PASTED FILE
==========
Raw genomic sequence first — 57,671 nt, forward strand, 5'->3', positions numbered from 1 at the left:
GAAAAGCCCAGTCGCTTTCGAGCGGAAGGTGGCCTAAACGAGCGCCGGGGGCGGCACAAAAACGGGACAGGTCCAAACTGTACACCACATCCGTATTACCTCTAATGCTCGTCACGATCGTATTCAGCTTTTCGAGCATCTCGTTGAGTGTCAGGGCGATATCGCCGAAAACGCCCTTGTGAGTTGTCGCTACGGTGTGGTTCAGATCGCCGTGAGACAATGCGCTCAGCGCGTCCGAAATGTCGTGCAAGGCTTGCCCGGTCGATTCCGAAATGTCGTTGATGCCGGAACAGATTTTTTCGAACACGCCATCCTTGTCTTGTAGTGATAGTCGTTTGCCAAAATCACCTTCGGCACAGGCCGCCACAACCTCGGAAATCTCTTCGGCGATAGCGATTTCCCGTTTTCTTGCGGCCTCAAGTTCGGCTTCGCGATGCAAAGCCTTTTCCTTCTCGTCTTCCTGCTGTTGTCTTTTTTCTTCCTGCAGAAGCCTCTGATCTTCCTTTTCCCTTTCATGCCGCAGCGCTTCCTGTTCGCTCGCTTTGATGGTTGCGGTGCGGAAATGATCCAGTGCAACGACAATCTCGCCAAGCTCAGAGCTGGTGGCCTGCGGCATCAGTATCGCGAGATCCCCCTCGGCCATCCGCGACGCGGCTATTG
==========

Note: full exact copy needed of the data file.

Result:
Raw genomic sequence first — 57,671 nt, forward strand, 5'->3', positions numbered from 1 at the left:
GAAAAGCCCAGTCGCTTTCGAGCGGAAGGTGGCCTAAACGAGCGCCGGGGGCGGCACAAAAACGGGACAGGTCCAAACTGTACACCACATCCGTATTACCTCTAATGCTCGTCACGATCGTATTCAGCTTTTCGAGCATCTCGTTGAGTGTCAGGGCGATATCGCCGAAAACGCCCTTGTGAGTTGTCGCTACGGTGTGGTTCAGATCGCCGTGAGACAATGCGCTCAGCGCGTCCGAAATGTCGTGCAAGGCTTGCCCGGTCGATTCCGAAATGTCGTTGATGCCGGAACAGATTTTTTCGAACACGCCATCCTTGTCTTGTAGTGATAGTCGTTTGCCAAAATCACCTTCGGCACAGGCCGCCACAACCTCGGAAATCTCTTCGGCGATAGCGATTTCCCGTTTTCTTGCGGCCTCAAGTTCGGCTTCGCGATGCAAAGCCTTTTCCTTCTCGTCTTCCTGCTGTTGTCTTTTTTCTTCCTGCAGAAGCCTCTGATCTTCCTTTTCCCTTTCATGCCGCAGCGCTTCCTGTTCGCTCGCTTTGATGGTTGCGGTGCGGAAATGATCCAGTGCAACGACAATCTCGCCAAGCTCAGAGCTGGTGGCCTGCGGCATCAGTATCGCGAGATCCCCCTCGGCCATCCGCGACGCGGCTATTG